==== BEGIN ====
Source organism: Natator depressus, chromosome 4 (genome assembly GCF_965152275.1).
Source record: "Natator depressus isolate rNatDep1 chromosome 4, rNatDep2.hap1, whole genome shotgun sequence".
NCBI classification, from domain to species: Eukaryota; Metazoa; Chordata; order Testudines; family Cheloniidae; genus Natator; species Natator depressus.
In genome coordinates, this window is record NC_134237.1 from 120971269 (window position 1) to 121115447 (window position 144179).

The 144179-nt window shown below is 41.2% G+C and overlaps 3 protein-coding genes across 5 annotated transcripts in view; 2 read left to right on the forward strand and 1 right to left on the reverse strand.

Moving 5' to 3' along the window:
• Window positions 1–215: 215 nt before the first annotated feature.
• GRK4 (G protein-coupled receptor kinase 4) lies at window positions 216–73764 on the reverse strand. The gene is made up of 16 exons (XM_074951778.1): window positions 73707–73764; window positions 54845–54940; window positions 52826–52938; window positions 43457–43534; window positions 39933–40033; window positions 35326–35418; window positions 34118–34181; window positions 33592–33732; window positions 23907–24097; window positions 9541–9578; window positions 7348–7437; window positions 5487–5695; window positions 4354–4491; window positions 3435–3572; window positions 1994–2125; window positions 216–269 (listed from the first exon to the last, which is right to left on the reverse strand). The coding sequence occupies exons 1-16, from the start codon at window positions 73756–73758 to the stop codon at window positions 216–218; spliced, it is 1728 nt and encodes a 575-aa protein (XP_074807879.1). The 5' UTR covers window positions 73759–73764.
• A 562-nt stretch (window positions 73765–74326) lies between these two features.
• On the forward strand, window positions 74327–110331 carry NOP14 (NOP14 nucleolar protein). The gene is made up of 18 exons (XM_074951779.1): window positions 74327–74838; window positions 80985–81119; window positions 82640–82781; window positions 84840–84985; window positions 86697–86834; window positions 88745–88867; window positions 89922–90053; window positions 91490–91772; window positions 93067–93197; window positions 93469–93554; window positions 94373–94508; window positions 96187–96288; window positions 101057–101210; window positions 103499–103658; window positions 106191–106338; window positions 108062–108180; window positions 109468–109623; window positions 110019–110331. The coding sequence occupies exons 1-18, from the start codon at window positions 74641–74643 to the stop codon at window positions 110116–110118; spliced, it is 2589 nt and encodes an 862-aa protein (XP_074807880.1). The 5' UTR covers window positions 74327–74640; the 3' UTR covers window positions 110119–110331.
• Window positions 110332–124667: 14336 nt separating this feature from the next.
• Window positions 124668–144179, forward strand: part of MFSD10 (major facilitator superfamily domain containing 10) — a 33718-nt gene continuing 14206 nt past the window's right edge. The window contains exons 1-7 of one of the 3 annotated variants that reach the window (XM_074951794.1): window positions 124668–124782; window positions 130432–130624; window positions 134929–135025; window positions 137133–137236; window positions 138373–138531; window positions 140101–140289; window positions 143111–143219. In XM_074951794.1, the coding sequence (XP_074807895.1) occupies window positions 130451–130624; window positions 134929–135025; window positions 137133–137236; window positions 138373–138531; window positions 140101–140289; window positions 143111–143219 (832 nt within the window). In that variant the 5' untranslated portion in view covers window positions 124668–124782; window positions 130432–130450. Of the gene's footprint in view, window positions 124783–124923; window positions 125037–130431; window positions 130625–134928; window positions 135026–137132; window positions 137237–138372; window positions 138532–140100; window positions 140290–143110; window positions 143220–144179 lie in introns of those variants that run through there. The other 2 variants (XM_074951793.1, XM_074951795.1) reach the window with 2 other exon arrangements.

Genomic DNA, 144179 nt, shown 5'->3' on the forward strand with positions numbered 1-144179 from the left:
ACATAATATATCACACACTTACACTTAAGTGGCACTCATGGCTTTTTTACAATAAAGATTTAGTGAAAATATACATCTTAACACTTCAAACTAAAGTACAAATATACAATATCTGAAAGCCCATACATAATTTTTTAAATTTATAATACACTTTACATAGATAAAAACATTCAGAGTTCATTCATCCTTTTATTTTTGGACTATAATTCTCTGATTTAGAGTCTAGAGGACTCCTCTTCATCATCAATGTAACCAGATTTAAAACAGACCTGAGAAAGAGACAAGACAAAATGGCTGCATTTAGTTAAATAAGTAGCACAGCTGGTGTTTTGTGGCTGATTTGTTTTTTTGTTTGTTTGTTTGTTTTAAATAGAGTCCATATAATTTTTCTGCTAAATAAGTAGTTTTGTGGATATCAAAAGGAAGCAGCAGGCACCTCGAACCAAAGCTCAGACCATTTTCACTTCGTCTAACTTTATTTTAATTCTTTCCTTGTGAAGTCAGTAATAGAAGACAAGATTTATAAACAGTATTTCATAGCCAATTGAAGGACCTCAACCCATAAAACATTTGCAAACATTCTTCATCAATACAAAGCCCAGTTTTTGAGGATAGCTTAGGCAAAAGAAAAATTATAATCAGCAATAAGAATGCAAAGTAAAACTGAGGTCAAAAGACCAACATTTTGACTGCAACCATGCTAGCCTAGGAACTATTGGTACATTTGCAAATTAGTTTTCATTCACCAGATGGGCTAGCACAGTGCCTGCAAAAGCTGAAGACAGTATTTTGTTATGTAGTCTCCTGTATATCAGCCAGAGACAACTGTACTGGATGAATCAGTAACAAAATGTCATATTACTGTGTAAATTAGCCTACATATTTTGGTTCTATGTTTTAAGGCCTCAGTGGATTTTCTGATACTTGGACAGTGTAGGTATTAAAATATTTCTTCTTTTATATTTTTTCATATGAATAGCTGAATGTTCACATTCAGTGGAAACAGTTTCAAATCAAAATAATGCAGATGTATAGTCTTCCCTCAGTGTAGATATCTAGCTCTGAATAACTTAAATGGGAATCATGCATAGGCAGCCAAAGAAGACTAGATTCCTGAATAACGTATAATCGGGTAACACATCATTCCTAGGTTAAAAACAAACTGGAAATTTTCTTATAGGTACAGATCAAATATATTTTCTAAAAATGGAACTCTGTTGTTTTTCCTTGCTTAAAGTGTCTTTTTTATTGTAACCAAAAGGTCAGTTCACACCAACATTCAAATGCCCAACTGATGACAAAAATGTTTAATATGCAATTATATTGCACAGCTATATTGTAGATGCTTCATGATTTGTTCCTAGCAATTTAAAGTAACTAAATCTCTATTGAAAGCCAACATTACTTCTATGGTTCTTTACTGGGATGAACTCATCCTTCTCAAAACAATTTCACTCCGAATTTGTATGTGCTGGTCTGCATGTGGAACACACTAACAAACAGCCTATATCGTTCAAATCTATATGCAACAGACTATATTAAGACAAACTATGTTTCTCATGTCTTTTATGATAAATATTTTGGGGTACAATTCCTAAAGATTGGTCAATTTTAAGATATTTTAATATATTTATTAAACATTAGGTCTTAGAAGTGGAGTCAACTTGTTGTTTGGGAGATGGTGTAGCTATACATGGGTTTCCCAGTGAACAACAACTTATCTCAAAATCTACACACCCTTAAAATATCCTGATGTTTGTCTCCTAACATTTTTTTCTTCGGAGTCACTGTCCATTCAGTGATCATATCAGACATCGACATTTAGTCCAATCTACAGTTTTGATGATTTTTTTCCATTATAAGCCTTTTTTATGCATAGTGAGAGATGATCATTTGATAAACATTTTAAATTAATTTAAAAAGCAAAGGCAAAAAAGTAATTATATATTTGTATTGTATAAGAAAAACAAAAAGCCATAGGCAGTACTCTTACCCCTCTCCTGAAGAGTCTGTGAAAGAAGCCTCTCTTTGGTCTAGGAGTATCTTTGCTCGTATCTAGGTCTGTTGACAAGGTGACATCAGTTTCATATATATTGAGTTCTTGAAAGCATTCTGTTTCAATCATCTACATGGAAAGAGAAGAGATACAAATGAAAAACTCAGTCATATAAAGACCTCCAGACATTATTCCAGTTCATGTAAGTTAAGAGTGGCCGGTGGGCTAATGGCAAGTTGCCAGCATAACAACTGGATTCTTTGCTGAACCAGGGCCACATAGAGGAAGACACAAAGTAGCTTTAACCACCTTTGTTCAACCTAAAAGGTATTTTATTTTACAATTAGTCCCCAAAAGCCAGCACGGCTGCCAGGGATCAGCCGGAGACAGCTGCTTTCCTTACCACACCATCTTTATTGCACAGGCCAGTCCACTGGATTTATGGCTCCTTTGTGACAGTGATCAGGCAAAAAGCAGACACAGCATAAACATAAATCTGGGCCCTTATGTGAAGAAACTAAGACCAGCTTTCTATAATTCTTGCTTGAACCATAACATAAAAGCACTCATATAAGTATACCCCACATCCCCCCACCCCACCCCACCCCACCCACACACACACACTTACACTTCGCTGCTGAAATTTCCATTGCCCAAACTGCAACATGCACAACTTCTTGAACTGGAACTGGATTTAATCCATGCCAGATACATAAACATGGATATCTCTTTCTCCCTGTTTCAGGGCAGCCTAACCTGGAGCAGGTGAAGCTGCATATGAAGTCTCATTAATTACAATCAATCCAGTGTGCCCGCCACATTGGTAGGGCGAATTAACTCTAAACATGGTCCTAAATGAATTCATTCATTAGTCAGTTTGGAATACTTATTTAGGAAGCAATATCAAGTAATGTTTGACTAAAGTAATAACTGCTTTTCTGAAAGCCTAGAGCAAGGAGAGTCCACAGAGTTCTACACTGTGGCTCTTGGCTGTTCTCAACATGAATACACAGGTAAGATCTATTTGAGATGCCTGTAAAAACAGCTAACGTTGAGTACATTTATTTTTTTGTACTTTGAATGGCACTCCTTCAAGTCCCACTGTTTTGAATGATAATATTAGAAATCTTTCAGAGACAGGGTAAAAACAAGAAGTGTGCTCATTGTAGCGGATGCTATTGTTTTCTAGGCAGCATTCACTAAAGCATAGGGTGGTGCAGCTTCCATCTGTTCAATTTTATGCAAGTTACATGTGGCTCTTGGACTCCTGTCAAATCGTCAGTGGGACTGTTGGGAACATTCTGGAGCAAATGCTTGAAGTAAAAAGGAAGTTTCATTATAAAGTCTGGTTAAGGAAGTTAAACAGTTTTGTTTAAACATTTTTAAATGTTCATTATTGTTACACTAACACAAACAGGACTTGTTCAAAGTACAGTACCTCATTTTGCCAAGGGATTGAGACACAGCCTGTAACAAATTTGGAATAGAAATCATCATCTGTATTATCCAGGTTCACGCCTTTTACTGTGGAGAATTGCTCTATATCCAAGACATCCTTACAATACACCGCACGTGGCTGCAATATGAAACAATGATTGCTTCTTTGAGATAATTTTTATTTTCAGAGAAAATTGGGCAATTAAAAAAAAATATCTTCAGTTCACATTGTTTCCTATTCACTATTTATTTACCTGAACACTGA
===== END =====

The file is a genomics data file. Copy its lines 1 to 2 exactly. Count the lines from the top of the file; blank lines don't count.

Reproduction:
Source organism: Natator depressus, chromosome 4 (genome assembly GCF_965152275.1).
Source record: "Natator depressus isolate rNatDep1 chromosome 4, rNatDep2.hap1, whole genome shotgun sequence".